Christmas in Pioneertown
Santa Claus came down Pioneertown’s Mane Street in a covered wagon on December 25, 1947. Pioneertown wasn’t a year old yet, but it was bustling with building and plans. The population had almost reached its peak… there ‘were about 300 people, 68 horses, 43 dogs, 29 cats, 4 canaries, 2 Love Birds and 1 parrot. Eight shops had been built along Mane Street and half a dozen homes had been completed around town. There were a few more homes and a motel in Rimrock. Most of the people lived in temporary makeshift quarters… tents, trailers, unfinished cabins, converted ranch buildings and abandoned prospectors’ shacks. They didn’t mind the housing shortage; they were enjoying their pioneering in spite of the problems, not enough indoor room and no conveniences.
The only electricity was along Mane Street, produced by a generator whose thump-thump was a constant sound in the background of everyone’s mind. Kerosene lamps and lanterns were the usual source of light. Most families used wood stoves for cooking and heating.
As the holiday season approached, parents became concerned about how to make Christmas seem like Christmas, especially those with children old enough to remember the fuss and glitter of former holidays. Many of the townspeople had no families nearby … they were construction workers, newly arrived shop owners overseeing building, older couples moved into their new desert homes, and transients who liked the new desert town. For most, the traditional sharing of Christmas would be missing.
At a town meeting in the schoolhouse someone suggested a big community Christmas Tree right on Mane street. Someone else said there should be a community Christmas morning with an exchange of small presents by everyone in town. It was a happy solution. Names were put into hats, adults in one and children in another, and the hats were passed. Each person drew a name and wrapped a gift.
Two weeks before Christmas a truck and cutting crew went off into Pipes Canyon early in the morning to select and cut a tree. A big one, everyone hoped. Late that afternoon, the tree… it was a big one … arrived on Mane street and more crews turned out to unload it and get it up on a stand. Women and children had gone out to the scrub oak groves to gather oak apples by the boxful. Others went up the canyons where the pinyons were plentiful and brought back pine cones. Everyone with a free hour or so made ornaments: painted and gilded tin can lids, shiny spirals from the cans; gilded and silvered pine cone; strings of red and gold and silver oak apples; and long foil chains. A great silver foil star was wired to the top spire. For a week, the trimming continued with the building crews spending their late after-noon spare time carrying bushel baskets of ornaments up the ladders to the top branches. Everyone else trimmed from the ground, each at his own level.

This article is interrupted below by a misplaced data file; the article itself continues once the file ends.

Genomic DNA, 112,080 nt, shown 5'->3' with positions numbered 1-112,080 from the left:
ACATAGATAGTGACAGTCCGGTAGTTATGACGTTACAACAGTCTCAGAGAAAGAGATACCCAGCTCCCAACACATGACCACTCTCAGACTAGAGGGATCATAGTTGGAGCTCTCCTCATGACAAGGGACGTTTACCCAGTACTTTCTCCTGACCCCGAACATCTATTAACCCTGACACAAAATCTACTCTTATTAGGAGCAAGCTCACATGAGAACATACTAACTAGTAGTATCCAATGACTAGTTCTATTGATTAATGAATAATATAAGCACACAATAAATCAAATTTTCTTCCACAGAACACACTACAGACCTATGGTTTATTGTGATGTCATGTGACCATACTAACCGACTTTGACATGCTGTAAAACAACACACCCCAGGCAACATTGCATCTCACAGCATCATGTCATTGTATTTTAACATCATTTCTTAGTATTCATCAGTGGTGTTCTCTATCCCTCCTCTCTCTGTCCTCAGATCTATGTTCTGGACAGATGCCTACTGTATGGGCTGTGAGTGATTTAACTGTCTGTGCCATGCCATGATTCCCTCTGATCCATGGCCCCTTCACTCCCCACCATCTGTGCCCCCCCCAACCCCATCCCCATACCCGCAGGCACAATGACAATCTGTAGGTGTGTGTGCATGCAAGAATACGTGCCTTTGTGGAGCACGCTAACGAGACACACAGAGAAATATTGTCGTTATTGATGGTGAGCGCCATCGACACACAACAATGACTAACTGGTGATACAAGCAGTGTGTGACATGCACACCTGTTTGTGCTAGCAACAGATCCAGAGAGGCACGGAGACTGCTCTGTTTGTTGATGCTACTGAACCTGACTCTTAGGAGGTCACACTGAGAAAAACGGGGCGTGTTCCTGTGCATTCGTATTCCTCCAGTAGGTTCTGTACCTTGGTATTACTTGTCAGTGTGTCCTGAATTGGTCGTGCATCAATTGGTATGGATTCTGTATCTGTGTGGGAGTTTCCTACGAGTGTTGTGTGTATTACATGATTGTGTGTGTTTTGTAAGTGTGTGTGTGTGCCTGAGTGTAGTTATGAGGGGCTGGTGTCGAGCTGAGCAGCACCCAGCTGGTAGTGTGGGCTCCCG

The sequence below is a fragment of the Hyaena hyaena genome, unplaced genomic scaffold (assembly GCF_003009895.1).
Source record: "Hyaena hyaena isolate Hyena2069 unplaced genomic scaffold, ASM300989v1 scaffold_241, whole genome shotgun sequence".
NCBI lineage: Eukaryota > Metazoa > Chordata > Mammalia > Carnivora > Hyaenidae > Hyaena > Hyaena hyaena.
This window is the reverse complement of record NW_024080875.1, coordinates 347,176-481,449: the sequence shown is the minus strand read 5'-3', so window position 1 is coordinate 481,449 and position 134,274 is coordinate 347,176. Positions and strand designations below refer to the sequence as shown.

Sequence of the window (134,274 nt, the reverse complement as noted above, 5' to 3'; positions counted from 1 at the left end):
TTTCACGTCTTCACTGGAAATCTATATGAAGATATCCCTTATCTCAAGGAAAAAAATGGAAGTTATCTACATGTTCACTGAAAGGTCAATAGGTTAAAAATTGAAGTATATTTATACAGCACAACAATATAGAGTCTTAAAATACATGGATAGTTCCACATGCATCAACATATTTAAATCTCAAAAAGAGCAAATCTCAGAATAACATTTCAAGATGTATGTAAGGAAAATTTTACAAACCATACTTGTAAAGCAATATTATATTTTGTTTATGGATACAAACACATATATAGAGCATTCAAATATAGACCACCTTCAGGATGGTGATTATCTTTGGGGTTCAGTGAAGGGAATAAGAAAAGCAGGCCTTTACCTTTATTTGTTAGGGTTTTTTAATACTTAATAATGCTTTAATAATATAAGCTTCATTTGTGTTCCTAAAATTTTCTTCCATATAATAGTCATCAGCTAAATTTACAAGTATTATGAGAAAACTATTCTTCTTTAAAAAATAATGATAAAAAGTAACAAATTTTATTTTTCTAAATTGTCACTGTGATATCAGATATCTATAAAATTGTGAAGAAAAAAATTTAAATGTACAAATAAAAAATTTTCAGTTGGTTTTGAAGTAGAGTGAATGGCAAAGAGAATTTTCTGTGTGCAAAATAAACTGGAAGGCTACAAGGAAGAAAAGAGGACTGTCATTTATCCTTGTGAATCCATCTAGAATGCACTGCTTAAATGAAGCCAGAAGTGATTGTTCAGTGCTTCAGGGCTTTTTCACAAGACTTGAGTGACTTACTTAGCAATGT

It was a beautiful Christmas Tree and it dominated the street. Children played around it during the day and began to count the days until Christmas. Tourists stopped at the tree to take pictures. The feel of Christmas was in the air.
All the gifts were collected in great boxes in the Land Office. By Christmas Eve the boxes were overflowing.
His helpers had been busy during the night filling stockings around town, but Santa, himself, was making a special early morning trip to Pioneertown before returning to the North Pole. He left his sleigh ap.d reindeer on a hilltop somewhere between Big Bear and Rimrock, emptied his bag in the old covered wagon that stood nearby, climbed aboard to sit by the driver and was soon rumbling off down the dusty road to Mane Street. Four cowboys rode shotgun to protect the cargo.
In Pioneertown, a scout sat his horse on a high knoll just outside town. When the dust of the wagon came in sight, he fired his revolver as a signal to the people waiting in town. The bell at the Antique Shop tolled out and everyone headed for the tree.
Then the wagon came into sight at the end of Mane Street, rolling along at breakneck pace. The bell rang out again and youngsters yelled in excitement, pushing to the front of the crowd for a better view. Dogs ran up and down the street, friends shouted greetings. The clip-clop of the running horses, the creaking of the wagon added to the clamor. Santa waved from his seat beside the driver and his shouted “Merry Christmas” stilled the crowd as the wagon rolled to a stop beside the Christmas Tree.
The outriders pulled back the canvas cover and the children Oh-h-hed in wonder and delight at the great pile of packages in the back of the wagon.
Santa stood by the seat, and as the outriders handed him a package, he read the name and held out the gift. The pile dwindled rapidly and happy youngsters with their arms full eagerly waited for one more package. When the last package had been handed out, Santa jumped down to greet the children individually. The outriders rode off toward the corral, and suddenly Santa disappeared. Children in the milling crowd, looking for a last glimpse of him, looked in vain.
Families started homeward to unwrap their gifts. Others, lingering to longer savor the sharing of Christmas, wandered into the Red Dog, the Grubstake Cafe and the Coffee Shop. Happy “Merry Christmas” greetings floated from group to group along Mane Street.